What Are the Best Persimmon Tree Growing Conditions?
When people consider adding a fruit tree to their yard, persimmons aren’t usually the first fruits that come to their minds. Although persimmons aren’t as widely popular as apples or peaches, these little guys can be delicious if plucked at the right time. The trees themselves are also beautiful to behold, especially in the autumn. So what are the best persimmon tree growing conditions so that yours grows healthy and strong? Learn about them below.
Like most fruit trees, you’ll want to make sure that your persimmon tree gets full sun exposure as much as possible. This means carefully deciding where you will place it on your property so that it doesn’t spend all its time in the shade of your house. Try to keep branches trimmed so that there is an even distribution of sun throughout the entire canopy. You don’t want one branch shading the others, which could cause your tree to grow inefficiently.
Hardiness Zones 5 Through 9
Familiarizing yourself with the USDA Plant Hardiness Zones is a good idea no matter what kind of fruit tree you plan to put on your property. Generally, the colder the weather you experience throughout the year, the lower the hardiness zone you’ll be in. If your area gets warmer weather throughout the year, your zone will be higher. Persimmon trees tend to do their best when you plant them in environments somewhere between zones 5 and 9.
Easily Drained Soil
Water is an essential element for any tree, and persimmon trees are no different. Persimmon trees are remarkably drought resistant, but that doesn’t mean you can neglect their water needs. At the same time, you must make sure your soil drains its water quickly. While water is certainly a necessary component, waterlogging your persimmon tree’s roots is a quick way to ruin its growth and never get the fruit you’re seeking.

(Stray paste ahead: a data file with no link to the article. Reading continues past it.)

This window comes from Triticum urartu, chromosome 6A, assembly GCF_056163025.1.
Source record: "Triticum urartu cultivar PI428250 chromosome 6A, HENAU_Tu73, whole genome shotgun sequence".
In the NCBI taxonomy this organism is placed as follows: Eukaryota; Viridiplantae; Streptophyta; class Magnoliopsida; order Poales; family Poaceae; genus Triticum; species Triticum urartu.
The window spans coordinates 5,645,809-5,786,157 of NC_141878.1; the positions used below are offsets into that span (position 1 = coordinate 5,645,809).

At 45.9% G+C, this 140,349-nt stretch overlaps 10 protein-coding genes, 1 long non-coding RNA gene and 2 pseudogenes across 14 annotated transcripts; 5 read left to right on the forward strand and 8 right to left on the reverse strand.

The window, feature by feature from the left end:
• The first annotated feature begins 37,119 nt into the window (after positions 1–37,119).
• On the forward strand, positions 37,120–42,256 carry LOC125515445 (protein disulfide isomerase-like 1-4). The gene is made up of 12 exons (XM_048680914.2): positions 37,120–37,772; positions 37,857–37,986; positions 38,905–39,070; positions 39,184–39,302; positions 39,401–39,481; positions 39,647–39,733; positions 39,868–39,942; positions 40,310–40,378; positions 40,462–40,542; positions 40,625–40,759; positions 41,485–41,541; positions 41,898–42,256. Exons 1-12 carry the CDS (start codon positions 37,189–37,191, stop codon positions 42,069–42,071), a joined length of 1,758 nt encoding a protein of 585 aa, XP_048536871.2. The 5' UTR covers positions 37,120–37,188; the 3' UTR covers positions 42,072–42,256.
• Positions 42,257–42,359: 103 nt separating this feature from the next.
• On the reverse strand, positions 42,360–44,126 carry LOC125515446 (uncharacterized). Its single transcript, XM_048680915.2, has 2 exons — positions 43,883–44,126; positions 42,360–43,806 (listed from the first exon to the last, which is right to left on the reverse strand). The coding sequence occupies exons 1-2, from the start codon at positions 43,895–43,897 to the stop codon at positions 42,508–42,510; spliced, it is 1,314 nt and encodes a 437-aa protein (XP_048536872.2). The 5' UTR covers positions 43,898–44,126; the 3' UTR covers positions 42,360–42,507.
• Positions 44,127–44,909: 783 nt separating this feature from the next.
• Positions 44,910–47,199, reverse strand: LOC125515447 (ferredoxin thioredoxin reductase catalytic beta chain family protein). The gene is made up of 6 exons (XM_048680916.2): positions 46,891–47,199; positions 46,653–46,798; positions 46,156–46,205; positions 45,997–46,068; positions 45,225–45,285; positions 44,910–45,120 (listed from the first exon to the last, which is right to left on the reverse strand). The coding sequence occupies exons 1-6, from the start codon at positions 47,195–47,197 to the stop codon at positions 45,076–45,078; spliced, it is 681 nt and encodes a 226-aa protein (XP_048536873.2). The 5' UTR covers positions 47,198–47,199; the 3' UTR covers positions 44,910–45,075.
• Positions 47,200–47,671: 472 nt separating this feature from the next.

Depending on the variety of persimmon you buy, you’ll have slightly different pollination conditions to meet. Asian persimmons are self-fertile, meaning they can produce fruit on their own without another tree to cross-pollinate with them. On the other hand, American persimmons need to cross-pollinate. If you have a small garden to work with, an Asian persimmon tree might work better for you. If you have more room for American persimmons, you should keep the trees close together for easier cross-pollination.
Now that you have a better idea about the best growing conditions for persimmon trees, you can buy persimmon trees online with Plant Me Green. The sooner you get started, the sooner you can enjoy the fruits of your labor.